Outside Markets as of 6:30am: Dollar Index down 0.175% at 93.5060; Euro up 0.009% at 1.17600; S&P’s are down 1.25 at 2428.25; Dow futures are down 14.00 at 21719.00; 10-yr futures are up 0.05%; Crude Oil is up $0.11 at $47.20; Heating Oil is up $0.0019 at $1.5839; Paris Milling Wheat is down €1.00 at €155.50/MT; Paris Rapeseed is down €0.25 at €367.25/MT; Dalian corn closed up 0.18%, Dalian soybeans finished up 0.08%, Dalian oil closed up 0.48% and Dalian meal settled up 0.29%.
More rain across the Plains and WCB this morning, adding to what has been an active week in these areas. In the last 24-hours, rains have fallen in the Dakotas, NE, KS, the OK panhandle and E-TX while IN and OH have also seen rains. Rains for the week have been best in NE where localized flooding has occurred, both Dakotas and MN with widespread 1.00”+ totals. While the W-1/2 of IA saw rains earlier this week, the E-1/2 of IA, IL and W-IN have been relatively dry this week. 14-day percent of normal precip shows meaningful deficits across IA/IL/IN/OH/MI and NE-MO. IA does have rain chances on and off over the next 7-days, as does N-IL but many of the best chances on radar have fizzled out once they hit the drier air mass over IA. The Great Plains remain active the next week which will continue to build moisture profiles ahead of fall planting. Cool and wet in the 6-10 and 8-14 day according to NOAA.
Very quiet markets overnight with corn sitting in a 2c range, soybeans in a 6c range and Chicago wheat a 4.5c range. All three markets feel as though they are waiting for more fundamental input which could come in the form of FJ Tour data this next week. The selloff in wheat futures has brought about improved US export sales, with next week’s sales likely being even better. As we’ve discussed in this space frequently over the last several weeks, US-HRW is competitive into many major importers and the 17/18 marketing year sales objective is on the rise. Most analysts are carrying 1.0bbu+, and if US demand remains solid in the first half of the year then the second half will take care of itself. HRW basis on the spot floor was firmer yesterday as grower selling is non-existent. North Dakota is trying to harvest spring wheat around the rain showers which are now said to be impacting quality slightly in the way of test weight and color. The spring wheat farmer is going home with all of the wheat he possibly can as he is not impressed with the price and has the ability to sit.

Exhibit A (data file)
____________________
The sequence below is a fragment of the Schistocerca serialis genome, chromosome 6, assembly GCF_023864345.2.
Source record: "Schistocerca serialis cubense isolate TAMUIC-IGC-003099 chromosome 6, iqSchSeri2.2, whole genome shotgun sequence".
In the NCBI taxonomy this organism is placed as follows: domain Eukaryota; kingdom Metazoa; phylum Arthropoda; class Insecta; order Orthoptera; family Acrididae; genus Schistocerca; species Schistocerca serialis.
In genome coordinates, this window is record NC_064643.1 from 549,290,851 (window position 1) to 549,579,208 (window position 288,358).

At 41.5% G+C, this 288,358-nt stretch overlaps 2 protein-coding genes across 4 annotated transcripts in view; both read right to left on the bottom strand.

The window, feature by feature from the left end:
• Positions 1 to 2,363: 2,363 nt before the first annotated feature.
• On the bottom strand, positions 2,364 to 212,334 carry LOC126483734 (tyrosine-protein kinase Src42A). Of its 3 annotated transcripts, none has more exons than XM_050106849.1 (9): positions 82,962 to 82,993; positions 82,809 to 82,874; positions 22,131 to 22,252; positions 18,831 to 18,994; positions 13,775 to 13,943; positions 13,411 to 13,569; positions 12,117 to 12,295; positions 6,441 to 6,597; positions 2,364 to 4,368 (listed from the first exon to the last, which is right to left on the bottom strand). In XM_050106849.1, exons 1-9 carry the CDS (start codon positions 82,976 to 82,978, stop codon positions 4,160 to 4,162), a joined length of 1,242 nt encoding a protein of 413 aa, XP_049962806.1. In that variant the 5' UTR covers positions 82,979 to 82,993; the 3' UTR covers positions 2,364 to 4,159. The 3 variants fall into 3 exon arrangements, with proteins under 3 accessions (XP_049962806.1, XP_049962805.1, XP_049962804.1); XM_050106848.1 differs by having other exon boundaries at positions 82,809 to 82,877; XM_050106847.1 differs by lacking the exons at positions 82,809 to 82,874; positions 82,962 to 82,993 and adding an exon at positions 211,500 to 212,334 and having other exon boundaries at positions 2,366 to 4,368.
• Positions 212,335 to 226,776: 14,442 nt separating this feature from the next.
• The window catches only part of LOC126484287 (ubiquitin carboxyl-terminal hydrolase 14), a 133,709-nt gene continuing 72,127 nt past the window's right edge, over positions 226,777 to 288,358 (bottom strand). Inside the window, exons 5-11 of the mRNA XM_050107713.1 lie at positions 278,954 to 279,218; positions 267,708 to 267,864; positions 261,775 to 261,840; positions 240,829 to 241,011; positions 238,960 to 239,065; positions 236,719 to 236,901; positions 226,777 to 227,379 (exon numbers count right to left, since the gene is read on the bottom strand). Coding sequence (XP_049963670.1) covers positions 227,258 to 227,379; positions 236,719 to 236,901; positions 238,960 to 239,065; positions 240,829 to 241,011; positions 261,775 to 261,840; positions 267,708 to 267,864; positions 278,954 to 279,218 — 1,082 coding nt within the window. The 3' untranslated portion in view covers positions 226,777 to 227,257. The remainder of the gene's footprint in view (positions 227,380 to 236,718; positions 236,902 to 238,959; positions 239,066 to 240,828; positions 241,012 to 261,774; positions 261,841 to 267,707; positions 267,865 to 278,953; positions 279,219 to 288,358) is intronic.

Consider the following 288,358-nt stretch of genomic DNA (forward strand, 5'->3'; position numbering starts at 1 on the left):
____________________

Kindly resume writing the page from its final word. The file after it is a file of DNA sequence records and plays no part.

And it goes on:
Weekly export sales yesterday morning were solid with wheat at 23.3mbu vs. the 13.9mbu needed weekly to hit the USDA export forecast. Total export commitments are now even with a year ago, while the USDA is calling for an 80mbu decline y/y. By-class sales were just as impressive with commitments being led by HRW at 11.7mbu vs. the 6.0mbu needed weekly. In HRS, sales measured 8.0mbu vs. the 4.1mbu needed weekly to hit the USDA forecast. Total HRS commitments are 110.1mbu vs. 128.9mbu a year ago. If we see another solid HRS sales week next week, it should probably be a sign HRS prices need to move back toward $7.00 as meaningful rationing of exports needs to occur this season. Corn sales were 2.5mbu of old crop, pushing total commitments to 2.223bbu. Census exports are indicating much stronger corn exports so it looks as though we should meet the USDA’s 2.225bbu objective. 26.4mbu of new crop corn sales pushed that total to 225.9mbu vs. 398.1mbu a year ago. Soybean sales totaled 16.7mbu of old crop bringing that total to 2.248bbu vs. the USDA objective at 2.150bbu. New crop sales measured 33.0mbu bringing the new crop total to 291.4mbu vs. 563.8mbu a year ago.